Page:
In Madhya Pradesh, the tussle between Jyotiraditya Scindia on one side and Kamal Nath and Digvijaya Singh on the other cost the party its government when Scindia walked out and joined the BJP with two dozen MLAs. Scindia was close to Rahul Gandhi but there was again no decisive intervention to prevent the crisis from exploding.

The mess that the Congress leadership created in Punjab is still fresh in memory. The unilateral decision of the Gandhis to appoint Navjot Singh Sidhu as the state Congress president, much against the wishes of the then CM Amarinder Singh, and Amarinder Singh’s subsequent ouster unsettled the Punjab Congress. The leadership’s decision to play the Dalit card and appoint Charanjit Singh Channi as the CM ensured that the tension in the state Congress continued till the Assembly elections months later. The poll outcome was debilitating as the party was swept away in a landslide victory for the AAP.

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The party perhaps did not learn its lessons from the Punjab fiasco.

Much like what played out in Rajasthan on Sunday, the Congress high command had called a CLP in Punjab exactly a year ago and forced Amarinder Singh to resign as CM. The only difference then was that Singh did not have the backing of his MLAs. In Rajasthan, Gehlot has the backing of the majority of the legislators and has been indicating clearly that he is not ready to throw in his towel easily — signals that the leadership misread.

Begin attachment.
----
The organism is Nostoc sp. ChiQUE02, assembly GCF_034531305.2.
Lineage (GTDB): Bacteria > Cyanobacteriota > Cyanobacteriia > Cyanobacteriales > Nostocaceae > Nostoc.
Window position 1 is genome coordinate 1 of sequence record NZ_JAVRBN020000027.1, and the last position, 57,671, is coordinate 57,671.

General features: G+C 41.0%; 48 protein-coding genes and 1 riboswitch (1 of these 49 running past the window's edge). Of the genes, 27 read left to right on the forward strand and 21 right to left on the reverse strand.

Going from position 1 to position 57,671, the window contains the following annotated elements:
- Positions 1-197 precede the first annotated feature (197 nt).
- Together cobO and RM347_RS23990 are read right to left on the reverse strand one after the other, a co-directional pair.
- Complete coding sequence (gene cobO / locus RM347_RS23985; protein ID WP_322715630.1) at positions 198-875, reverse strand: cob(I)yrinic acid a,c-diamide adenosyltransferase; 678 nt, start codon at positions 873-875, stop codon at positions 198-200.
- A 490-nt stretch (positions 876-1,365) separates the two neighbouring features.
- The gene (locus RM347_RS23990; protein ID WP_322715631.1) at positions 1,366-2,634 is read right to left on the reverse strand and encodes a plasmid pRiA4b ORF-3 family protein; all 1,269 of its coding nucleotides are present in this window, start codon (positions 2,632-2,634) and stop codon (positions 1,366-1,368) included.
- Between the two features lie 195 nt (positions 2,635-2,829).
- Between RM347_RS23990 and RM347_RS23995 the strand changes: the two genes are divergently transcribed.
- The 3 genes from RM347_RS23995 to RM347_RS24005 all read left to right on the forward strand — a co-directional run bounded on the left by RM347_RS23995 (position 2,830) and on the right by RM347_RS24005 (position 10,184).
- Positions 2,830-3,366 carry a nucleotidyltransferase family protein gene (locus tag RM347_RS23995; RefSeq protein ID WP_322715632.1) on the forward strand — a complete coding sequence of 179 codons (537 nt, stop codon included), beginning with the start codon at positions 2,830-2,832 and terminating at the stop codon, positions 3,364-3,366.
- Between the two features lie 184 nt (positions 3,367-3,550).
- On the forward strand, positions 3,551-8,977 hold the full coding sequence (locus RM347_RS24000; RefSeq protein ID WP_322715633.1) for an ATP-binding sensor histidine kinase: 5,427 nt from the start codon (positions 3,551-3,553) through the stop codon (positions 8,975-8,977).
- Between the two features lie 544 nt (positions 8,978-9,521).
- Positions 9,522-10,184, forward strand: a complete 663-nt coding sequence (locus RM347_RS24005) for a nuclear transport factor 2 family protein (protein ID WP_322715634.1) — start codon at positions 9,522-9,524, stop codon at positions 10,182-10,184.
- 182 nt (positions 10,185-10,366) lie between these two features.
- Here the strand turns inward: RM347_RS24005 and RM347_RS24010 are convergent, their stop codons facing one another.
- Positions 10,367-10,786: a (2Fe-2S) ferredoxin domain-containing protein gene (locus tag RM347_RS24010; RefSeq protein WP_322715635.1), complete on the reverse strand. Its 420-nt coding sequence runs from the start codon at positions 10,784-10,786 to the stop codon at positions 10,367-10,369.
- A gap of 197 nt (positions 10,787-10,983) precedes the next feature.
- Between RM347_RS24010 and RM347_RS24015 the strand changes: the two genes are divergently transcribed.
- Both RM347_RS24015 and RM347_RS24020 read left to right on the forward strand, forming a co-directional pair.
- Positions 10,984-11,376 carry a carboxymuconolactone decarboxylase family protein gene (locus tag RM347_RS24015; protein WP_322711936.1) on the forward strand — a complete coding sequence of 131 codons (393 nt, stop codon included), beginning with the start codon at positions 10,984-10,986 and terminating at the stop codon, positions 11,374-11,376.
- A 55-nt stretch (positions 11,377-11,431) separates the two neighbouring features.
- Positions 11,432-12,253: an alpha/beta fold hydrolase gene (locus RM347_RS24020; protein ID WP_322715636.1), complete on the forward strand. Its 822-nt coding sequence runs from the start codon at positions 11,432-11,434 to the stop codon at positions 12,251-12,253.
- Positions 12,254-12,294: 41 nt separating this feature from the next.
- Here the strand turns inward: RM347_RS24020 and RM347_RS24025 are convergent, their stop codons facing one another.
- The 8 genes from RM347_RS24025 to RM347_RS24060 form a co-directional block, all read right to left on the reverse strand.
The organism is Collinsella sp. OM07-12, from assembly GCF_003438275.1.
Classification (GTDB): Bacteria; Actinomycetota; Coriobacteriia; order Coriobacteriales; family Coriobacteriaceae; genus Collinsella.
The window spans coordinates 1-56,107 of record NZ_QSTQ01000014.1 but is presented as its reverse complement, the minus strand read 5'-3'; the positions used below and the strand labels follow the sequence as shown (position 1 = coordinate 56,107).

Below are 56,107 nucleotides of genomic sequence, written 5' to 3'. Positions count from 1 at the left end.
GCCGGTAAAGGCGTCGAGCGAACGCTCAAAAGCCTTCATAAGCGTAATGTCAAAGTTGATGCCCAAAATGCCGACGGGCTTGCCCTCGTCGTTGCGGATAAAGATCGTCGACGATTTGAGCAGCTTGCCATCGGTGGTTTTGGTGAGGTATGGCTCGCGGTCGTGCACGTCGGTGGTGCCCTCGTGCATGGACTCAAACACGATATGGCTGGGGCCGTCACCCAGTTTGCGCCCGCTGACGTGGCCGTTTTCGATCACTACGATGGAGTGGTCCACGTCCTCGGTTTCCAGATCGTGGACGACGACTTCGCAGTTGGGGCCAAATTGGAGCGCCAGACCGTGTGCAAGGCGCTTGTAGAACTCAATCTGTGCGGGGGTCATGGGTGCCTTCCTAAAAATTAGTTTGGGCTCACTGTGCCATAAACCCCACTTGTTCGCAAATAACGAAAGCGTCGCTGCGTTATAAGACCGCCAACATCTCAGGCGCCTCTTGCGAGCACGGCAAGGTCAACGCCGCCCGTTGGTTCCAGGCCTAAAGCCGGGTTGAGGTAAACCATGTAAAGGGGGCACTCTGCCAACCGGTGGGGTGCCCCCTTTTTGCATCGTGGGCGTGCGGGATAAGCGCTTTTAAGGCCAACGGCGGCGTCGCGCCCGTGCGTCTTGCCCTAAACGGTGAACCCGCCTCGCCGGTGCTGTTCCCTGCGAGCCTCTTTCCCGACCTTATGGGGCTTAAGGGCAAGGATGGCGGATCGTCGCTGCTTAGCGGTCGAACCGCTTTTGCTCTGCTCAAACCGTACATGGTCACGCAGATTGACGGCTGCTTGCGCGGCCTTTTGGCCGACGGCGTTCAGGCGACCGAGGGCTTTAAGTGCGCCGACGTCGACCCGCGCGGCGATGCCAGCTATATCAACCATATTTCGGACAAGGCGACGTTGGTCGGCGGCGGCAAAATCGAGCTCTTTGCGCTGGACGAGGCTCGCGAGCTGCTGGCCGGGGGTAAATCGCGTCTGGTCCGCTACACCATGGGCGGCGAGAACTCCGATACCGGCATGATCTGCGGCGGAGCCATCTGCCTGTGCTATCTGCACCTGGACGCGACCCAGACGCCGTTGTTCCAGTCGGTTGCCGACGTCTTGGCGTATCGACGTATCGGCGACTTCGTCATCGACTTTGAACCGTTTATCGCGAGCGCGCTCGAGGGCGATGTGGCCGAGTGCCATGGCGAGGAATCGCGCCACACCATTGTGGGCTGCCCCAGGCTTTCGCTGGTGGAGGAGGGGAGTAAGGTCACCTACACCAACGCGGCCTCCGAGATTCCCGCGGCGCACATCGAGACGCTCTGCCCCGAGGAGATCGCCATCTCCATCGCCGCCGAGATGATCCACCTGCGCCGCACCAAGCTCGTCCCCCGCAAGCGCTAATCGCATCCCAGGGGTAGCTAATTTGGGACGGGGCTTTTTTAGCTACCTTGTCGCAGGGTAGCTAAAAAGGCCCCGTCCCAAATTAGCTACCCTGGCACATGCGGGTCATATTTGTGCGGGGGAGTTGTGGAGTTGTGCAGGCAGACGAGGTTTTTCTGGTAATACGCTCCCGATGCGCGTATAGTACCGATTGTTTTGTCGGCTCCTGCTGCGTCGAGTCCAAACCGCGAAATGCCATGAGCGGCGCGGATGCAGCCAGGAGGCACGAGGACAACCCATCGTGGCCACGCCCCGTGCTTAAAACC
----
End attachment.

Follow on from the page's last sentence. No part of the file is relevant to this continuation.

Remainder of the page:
In state after state, the Congress leadership has miscalculated interventions or the lack of it has left the party hobbling from one crisis to another. The Rajasthan situation perhaps went out of control after Rahul Gandhi publicly sent a message to Gehlot that he cannot hope to continue as chief minister if he gets elected as the Congress president.

One Congress leader likened it to Rahul’s ordinance-tearing moment. “He shredded the authority of the prime minister into pieces then. And now he has undermined the authority of the chief minister and in all probability the incoming Congress president. It is not surprising that Gehlot, who has the backing of the majority of the MLAs, flexed his muscles. His problem is that he is singularly focused on Rajasthan, much like Pilot,” said a leader.

The Gandhis, both Sonia and Rahul, had meetings with Gehlot and Pilot. “If the idea was to kill two birds with one stone — handing over the party’s reins to the experienced and loyal Gehlot (a non-Gandhi) and installing Sachin Pilot using the opportunity — then the protagonists should be on board completely. Sunday’s events show at least Gehlot wasn’t,” said a leader.

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“Was the plan not shared with them? Was there a communication gap? Gehlot could have been taken into confidence if the leadership wanted to install Pilot. If he was not ready to play ball, they could have tried to resolve it behind closed doors. But to convene a CLP meeting with a plan to replace Gehlot before he files his nomination papers, the leadership clearly misread the situation. Deploying crisis managers after igniting a crisis is perhaps not wise politics,” another leader said.

First published on: 26-09-2022 at 05:16:21 pm